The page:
Sora, and the future of bootstrapping

Posted on Feb 17, 2024 Reading time: 2 min

No More DALL-E prompt: “give me a 16:9 image showing a future where entrepreneurship is no more”



The release of OpenAI’s Sora has sparked a series of thoughts.


Within a few hours, LinkedIn and X were flooded with AI-generated video content of stunning quality.


Numerous posts emphasize how OpenAI may have dealt a critical blow to other, smaller text-to-video startups.


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Reading those posts led me to a broader concern, extending beyond text to images, videos, or whatever. It’s about the entrepreneurship in the future.


A bit of an exaggeration? Maybe not.


Historically, technological advancements have phased out jobs and companies, while also giving rise to new business models and job opportunities.


Until now, this equation has yielded positive outcomes. At least in my humble opinion.


Disclaimer: This post isn’t about AI destroying the job market.


However, today’s AI industry presents a stark ‘winner-takes-all’ scenario, surpassing even the traditional venture-backed industries.


Despite its software nature, the industry is akin to deep-tech dynamics, demanding significant initial investments and presenting high barriers.


Foundational AI startups like OpenAI, Anthropic, and Mistral, together with a few incumbents such as Google and Meta, are good examples of this trend. These companies have amassed billions of euros in funding.


Looking back to past decades, there have always been ‘hard technologies’ that require hefty investments for development. For instance, the development of space or energy technologies over the past decades needed considerable capital for advancement.


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In contrast, alongside these capital-intensive, industry-transforming technologies, there have always been less capital-intensive businesses that started as small-scale, almost artisanal activities, and then grew (organically or inorganically).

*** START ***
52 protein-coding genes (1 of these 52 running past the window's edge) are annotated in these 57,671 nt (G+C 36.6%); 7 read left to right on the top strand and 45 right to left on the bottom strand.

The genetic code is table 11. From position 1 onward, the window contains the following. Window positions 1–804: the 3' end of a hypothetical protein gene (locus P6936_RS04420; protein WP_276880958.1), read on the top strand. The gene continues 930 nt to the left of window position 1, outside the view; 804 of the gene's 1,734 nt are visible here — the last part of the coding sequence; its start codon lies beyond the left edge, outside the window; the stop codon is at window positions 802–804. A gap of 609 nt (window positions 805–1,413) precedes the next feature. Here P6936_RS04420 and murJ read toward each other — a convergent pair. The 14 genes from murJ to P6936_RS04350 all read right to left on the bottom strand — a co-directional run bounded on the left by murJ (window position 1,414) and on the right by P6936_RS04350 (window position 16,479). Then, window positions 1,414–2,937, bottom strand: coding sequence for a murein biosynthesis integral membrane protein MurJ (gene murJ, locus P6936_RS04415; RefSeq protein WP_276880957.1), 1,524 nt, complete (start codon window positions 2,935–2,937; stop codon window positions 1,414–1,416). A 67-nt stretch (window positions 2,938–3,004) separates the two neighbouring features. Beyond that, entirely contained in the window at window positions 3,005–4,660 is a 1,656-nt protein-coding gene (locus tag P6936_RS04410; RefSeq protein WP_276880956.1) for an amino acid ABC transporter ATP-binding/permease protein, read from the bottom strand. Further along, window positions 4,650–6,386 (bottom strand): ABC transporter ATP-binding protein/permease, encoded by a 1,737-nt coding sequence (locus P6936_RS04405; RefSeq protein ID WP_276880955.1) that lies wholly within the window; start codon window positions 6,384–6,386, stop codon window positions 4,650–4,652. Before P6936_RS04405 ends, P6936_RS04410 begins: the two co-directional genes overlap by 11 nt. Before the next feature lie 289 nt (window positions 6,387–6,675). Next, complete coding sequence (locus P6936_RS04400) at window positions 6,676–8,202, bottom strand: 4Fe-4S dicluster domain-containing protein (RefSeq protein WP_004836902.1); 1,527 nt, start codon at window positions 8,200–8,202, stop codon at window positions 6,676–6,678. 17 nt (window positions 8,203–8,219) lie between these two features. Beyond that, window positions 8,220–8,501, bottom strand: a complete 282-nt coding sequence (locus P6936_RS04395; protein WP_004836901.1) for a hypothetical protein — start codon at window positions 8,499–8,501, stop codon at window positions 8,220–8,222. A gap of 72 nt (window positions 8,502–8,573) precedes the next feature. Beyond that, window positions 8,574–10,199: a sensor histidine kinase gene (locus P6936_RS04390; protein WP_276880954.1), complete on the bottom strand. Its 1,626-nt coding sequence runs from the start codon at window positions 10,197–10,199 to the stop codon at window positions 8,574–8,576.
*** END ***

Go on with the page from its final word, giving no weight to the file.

How many mid to large-cap companies today had humble beginnings and have now reached their third or fourth generation of entrepreneurs? The Italian entrepreneurial landscape, which counts on a lot of SMEs founded in the 50s and 60s, is an excellent example of this.


Just as manufacturing companies defined Italy at the end of the 20th century, software companies have played a similar role in recent years, where minimal initial capital was required to develop a product and, if it got PMF, scale its sales.


On top of that, we can also add the creator-based kind of business, where (probably) even less capital is needed to bootstrap.


The new dynamic here lies in the fact that the advancement of AI technology, which requires huge investments for its development, risks leading to the disappearance of countless business models, given that top-notch AI will have the capability to supplant teams (and companies) involved in the development of new software.


How much do we risk raising the bar too high for launching a business capable of bringing a product to market? This could consequently discourage the rise of new entrepreneurs.


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Perhaps this argument is today easily applicable to software, but it can also extend to the physical world, where typically even more capital is needed.


And if entrepreneurship is discouraged, what are the risks for society? Are we facing a scenario where (more than today) aggregators of capital and technology are the only entities, together with governments, governing market offerings?


Are we about to see the end of the bootstrapped entrepreneurship era? And how will the venture industry evolve in this mutated scenario? Will capital become increasingly concentrated?


Obviously, I don’t have the answers to these questions, and it is not my goal to provide answers here.


Just as Sora represents a leap forward in AI capabilities, it also exemplifies the emerging challenges and realities for startups and entrepreneurs.


This dynamic probably reflects the challenges humanity has repeatedly encountered with new technologies, although this time it seems to be on steroids.


While the landscape is transforming, I remain confident that, as always, entrepreneurs and dreamers will always find new ways to build something new, perhaps ones we have yet to envision.


We need it, let’s not forget that.